Kohl’s is exclusively in talks with Franchise Group to hammer out a deal offering $60 per share for the department store retailer, it announced Monday.
That figure values the Menomonee Falls, Wisc. retailer around $7.74 billion, far lower than the $69 per share, or $9 billion, the “owner and operator of franchised and franchisable businesses” originally offered in April. But a lot has happened in the past two months, namely disastrous first-quarter earnings that lent some credibility to activist investor Macellum’s accusation that Kohl’s intentionally held its board vote last month before revealing the sales miss. (Macellum ultimately failed in its bid to control Kohl’s board.)
Franchise Group’s diversified six-banner portfolio includes a trio of home furnishings companies in American Freight, Badcock Furniture and Buddy’s Home Furnishings. Its umbrella also includes Sylvan Learning, the educational chain, as well as The Vitamin Shoppe, and Pet Supplies Plus.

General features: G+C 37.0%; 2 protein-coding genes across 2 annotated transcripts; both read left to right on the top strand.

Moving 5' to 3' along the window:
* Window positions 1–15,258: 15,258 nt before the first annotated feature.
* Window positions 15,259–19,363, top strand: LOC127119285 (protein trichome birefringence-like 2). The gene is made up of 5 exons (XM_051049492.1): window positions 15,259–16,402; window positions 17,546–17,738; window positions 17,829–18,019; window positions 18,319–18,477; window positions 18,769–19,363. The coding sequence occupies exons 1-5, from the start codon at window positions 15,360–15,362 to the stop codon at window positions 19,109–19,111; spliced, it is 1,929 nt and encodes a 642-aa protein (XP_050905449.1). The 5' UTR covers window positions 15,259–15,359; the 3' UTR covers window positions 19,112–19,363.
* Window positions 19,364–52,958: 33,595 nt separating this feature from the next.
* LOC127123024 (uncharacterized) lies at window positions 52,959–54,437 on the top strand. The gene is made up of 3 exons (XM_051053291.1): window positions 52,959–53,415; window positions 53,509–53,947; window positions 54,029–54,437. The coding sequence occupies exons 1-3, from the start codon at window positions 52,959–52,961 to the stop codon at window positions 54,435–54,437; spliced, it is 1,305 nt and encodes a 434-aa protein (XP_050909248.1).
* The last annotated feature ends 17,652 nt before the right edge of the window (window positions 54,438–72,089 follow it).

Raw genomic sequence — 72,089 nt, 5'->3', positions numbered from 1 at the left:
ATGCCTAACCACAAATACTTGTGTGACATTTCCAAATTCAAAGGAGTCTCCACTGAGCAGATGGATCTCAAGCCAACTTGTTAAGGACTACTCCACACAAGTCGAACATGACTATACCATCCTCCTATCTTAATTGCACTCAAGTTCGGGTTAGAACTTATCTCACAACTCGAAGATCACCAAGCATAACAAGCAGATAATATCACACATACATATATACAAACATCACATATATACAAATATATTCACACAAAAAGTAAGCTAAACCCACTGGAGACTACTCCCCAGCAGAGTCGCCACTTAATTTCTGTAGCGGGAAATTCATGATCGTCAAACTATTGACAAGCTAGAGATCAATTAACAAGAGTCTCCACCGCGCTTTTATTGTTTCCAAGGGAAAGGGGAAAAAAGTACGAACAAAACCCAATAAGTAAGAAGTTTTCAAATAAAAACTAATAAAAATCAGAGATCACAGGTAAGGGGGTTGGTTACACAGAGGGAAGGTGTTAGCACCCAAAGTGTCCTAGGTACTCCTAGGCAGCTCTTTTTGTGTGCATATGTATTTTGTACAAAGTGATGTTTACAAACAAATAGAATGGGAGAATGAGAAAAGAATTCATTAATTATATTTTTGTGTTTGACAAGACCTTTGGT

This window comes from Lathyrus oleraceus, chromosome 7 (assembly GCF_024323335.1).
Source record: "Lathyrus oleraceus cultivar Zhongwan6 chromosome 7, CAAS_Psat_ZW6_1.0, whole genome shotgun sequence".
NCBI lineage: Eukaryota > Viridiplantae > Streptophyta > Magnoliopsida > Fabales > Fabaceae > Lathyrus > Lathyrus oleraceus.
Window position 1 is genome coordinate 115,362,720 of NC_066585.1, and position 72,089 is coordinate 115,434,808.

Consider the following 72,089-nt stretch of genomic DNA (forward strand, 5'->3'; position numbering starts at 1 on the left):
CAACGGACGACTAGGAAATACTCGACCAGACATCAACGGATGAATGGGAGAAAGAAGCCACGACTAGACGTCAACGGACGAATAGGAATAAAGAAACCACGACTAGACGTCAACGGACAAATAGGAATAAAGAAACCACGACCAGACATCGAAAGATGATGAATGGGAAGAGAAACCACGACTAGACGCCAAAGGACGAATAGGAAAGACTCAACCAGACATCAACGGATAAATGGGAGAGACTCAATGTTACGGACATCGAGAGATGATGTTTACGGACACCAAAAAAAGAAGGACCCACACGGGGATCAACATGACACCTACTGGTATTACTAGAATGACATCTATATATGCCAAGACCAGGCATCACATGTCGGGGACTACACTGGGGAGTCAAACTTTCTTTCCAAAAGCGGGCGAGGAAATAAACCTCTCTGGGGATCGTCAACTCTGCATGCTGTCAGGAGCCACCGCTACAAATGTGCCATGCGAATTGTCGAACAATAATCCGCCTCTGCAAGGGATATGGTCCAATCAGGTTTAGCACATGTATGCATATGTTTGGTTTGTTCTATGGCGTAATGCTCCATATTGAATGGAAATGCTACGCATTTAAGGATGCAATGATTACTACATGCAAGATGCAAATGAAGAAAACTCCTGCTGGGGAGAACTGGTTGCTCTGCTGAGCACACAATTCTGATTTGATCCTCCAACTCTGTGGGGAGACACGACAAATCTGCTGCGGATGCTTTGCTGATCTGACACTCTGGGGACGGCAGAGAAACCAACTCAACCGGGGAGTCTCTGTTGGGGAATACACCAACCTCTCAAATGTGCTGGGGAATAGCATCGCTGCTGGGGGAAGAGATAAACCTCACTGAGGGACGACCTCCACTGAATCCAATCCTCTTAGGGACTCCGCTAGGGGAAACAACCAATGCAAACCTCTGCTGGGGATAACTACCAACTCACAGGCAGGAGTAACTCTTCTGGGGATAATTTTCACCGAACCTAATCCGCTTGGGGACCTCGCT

In last month’s first-quarter earnings call, Franchise Group CEO Brian Kahn declined to comment on the company’s interest in Kohl’s but broadly spoke to the firm’s “philosophy when it comes to M&A.”
“We’re not going to mortgage the farm to do any one transaction,” he said, adding, “Any transaction of size, certainly, would need to be significantly accretive to [our] earnings per share and cash flow per share.”
More than anything, Franchise Group looks for companies with top-notch corporate leadership. “Whether we do very small transactions or very large transactions, management is always going to be a key to what we’re looking for,” Kahn said.
Kohl’s, meanwhile, is at something of a crossroads after chief merchant Doug Howe resigned two weeks ago, leaving behind a retailer focused on growing athleisure and activewear when much of America is eager to dress up again, according to Walter Loeb, a former retail executive and ex-Morgan Stanley analyst. That means it really doesn’t have a fashion focus and won’t have a “real vision” until it names a new merchandising head.
What’s more, the retailer faces an uphill battle trying to turn itself around while navigating ongoing supply chain challenges, one retail source said.
Over the next three weeks of its exclusivity agreement, Franchise Group will wrap up due diligence, put together the financing needed to seal the deal and take care of any legal legwork. There’s no guarantee that each company’s board will sign off on a sale if any final agreement is reached, Kohl’s said.